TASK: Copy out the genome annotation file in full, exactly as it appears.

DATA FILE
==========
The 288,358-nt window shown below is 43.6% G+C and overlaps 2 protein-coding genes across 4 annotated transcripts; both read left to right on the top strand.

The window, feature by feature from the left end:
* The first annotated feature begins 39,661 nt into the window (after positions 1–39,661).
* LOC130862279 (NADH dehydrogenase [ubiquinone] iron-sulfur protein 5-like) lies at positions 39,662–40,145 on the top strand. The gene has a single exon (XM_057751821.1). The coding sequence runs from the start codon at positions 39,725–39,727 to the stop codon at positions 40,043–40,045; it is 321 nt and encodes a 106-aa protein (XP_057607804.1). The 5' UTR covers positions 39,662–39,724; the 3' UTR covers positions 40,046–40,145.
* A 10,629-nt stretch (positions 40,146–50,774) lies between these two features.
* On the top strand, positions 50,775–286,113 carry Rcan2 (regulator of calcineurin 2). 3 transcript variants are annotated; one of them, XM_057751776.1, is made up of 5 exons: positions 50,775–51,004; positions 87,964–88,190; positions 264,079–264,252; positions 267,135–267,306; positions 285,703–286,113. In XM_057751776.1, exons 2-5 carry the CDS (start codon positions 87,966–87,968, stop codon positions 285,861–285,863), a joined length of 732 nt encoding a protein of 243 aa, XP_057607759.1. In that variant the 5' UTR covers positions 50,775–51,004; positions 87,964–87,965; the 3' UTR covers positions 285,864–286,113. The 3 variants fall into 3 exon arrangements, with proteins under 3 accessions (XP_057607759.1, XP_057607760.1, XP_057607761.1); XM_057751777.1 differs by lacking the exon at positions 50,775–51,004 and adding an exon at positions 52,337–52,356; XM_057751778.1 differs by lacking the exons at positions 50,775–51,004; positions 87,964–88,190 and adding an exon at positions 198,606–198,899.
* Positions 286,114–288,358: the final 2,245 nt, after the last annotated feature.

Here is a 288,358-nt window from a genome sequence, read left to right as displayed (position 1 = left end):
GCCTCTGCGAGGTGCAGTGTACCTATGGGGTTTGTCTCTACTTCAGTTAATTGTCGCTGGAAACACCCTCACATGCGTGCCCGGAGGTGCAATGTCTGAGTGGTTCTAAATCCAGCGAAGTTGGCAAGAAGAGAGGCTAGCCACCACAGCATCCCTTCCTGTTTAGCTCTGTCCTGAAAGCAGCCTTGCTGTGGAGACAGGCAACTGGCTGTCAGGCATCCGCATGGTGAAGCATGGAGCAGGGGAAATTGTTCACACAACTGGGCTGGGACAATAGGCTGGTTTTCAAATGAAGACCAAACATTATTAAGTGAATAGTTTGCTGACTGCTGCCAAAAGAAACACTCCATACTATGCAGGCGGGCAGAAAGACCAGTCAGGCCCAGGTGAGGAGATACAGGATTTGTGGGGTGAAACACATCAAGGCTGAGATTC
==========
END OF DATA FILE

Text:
The 288,358-nt window shown below is 43.6% G+C and overlaps 2 protein-coding genes across 4 annotated transcripts; both read left to right on the top strand.

The window, feature by feature from the left end:
* The first annotated feature begins 39,661 nt into the window (after positions 1–39,661).
* LOC130862279 (NADH dehydrogenase [ubiquinone] iron-sulfur protein 5-like) lies at positions 39,662–40,145 on the top strand. The gene has a single exon (XM_057751821.1). The coding sequence runs from the start codon at positions 39,725–39,727 to the stop codon at positions 40,043–40,045; it is 321 nt and encodes a 106-aa protein (XP_057607804.1). The 5' UTR covers positions 39,662–39,724; the 3' UTR covers positions 40,046–40,145.
* A 10,629-nt stretch (positions 40,146–50,774) lies between these two features.
* On the top strand, positions 50,775–286,113 carry Rcan2 (regulator of calcineurin 2). 3 transcript variants are annotated; one of them, XM_057751776.1, is made up of 5 exons: positions 50,775–51,004; positions 87,964–88,190; positions 264,079–264,252; positions 267,135–267,306; positions 285,703–286,113. In XM_057751776.1, exons 2-5 carry the CDS (start codon positions 87,966–87,968, stop codon positions 285,861–285,863), a joined length of 732 nt encoding a protein of 243 aa, XP_057607759.1. In that variant the 5' UTR covers positions 50,775–51,004; positions 87,964–87,965; the 3' UTR covers positions 285,864–286,113. The 3 variants fall into 3 exon arrangements, with proteins under 3 accessions (XP_057607759.1, XP_057607760.1, XP_057607761.1); XM_057751777.1 differs by lacking the exon at positions 50,775–51,004 and adding an exon at positions 52,337–52,356; XM_057751778.1 differs by lacking the exons at positions 50,775–51,004; positions 87,964–88,190 and adding an exon at positions 198,606–198,899.
* Positions 286,114–288,358: the final 2,245 nt, after the last annotated feature.

Here is a 288,358-nt window from a genome sequence, read left to right as displayed (position 1 = left end):
GCCTCTGCGAGGTGCAGTGTACCTATGGGGTTTGTCTCTACTTCAGTTAATTGTCGCTGGAAACACCCTCACATGCGTGCCCGGAGGTGCAATGTCTGAGTGGTTCTAAATCCAGCGAAGTTGGCAAGAAGAGAGGCTAGCCACCACAGCATCCCTTCCTGTTTAGCTCTGTCCTGAAAGCAGCCTTGCTGTGGAGACAGGCAACTGGCTGTCAGGCATCCGCATGGTGAAGCATGGAGCAGGGGAAATTGTTCACACAACTGGGCTGGGACAATAGGCTGGTTTTCAAATGAAGACCAAACATTATTAAGTGAATAGTTTGCTGACTGCTGCCAAAAGAAACACTCCATACTATGCAGGCGGGCAGAAAGACCAGTCAGGCCCAGGTGAGGAGATACAGGATTTGTGGGGTGAAACACATCAAGGCTGAGATTC